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Businesses across the UK have welcomed the Chancellor’s decision to bring forward plans changing the way business rates are set by two years.
In the Autumn Budget, Philip Hammond announced that from April 2018 business rates would rise in line with the Consumer Price Index (CPI) measure of inflation, not the Retail Price Index (RPI).
This move will help around 5.5 million small businesses to save up to £2.3 billion over the next five years, according to the Chancellor.
Business rates were due to go up next year in line with September’s RPI of 3.9 per cent, but will instead stay in line with CPI that was three per cent during the same month.
Helen Dickinson, Chief Executive of the British Retail Consortium, which campaigned for the switch alongside the British Chamber of Commerce, said: “It’s clear that the Chancellor has listened to the retail industry and the growing chorus from across business and commercial life who have spoken up in favour of action to mitigate rising rates bills.
“Crucially, this relief will unleash investment that retailers want to direct towards the needs of their customers.”
Within the Budget, Mr Hammond also promised a change to the law that has led to companies receiving much higher rates bills if their offices were in communal blocks or spread over several floors.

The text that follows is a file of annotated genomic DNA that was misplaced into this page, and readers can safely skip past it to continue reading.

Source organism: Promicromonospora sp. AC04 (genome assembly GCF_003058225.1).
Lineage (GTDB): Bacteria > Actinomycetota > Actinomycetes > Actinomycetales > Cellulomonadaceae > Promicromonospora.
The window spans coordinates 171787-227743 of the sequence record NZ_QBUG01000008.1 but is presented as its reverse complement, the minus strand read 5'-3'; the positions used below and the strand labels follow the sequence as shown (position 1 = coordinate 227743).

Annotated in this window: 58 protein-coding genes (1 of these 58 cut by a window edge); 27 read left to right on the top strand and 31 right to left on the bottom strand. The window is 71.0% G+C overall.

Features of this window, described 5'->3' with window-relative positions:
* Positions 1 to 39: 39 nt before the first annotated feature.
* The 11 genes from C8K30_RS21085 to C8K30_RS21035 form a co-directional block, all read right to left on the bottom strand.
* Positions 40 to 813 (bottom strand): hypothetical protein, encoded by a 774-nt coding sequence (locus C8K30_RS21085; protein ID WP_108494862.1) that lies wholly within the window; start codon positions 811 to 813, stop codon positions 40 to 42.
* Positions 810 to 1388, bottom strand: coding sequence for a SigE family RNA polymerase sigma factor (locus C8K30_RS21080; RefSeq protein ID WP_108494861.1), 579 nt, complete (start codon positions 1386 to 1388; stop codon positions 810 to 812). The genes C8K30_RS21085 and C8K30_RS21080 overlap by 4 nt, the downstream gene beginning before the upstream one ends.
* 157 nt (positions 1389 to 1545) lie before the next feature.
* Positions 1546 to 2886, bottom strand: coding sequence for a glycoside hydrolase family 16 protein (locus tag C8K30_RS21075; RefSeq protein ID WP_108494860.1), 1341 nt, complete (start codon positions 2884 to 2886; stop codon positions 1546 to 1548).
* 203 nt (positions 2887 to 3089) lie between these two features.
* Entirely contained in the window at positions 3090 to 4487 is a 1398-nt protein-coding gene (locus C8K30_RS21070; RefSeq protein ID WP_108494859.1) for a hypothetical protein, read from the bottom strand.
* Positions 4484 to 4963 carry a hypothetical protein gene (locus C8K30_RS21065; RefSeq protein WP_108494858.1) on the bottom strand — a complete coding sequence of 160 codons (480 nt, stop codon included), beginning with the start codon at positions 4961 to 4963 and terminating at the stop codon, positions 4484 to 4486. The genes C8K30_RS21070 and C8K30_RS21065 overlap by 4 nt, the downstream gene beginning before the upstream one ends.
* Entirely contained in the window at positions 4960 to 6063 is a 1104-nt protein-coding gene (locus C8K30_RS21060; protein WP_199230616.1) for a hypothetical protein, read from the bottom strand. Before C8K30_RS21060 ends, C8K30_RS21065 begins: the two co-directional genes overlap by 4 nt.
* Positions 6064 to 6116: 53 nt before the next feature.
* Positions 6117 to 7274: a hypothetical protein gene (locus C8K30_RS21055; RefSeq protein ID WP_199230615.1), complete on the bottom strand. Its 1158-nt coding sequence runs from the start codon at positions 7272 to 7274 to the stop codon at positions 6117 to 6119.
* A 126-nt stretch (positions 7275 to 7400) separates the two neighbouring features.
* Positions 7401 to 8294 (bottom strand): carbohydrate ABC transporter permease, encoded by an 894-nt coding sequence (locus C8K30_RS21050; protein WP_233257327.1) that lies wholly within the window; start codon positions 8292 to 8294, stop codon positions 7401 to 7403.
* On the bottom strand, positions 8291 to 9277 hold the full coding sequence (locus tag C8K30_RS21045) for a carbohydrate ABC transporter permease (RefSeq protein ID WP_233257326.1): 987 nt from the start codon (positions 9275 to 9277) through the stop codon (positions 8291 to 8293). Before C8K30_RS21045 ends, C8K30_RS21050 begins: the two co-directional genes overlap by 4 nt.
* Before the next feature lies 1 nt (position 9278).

This move comes after the Supreme Court ruled that a single business space meant that small businesses using multiple spaces in a building had been billed for rates as if they were separate premises, but should not have been.
The Chancellor has also promised to backdate the law to compensate firms for the additional charges.
In April this year, many businesses saw a rise in their business rates, some experiencing more significant increases than others. This rise reflected the first adjustment of rateable property values for seven years.
Those hardest hit were retailers and offices in city centres where property prices have risen the most.
To prevent a similar drastic rise in future, the Government has now committed itself to revaluations on a three year basis, instead of a five year basis as previously proposed.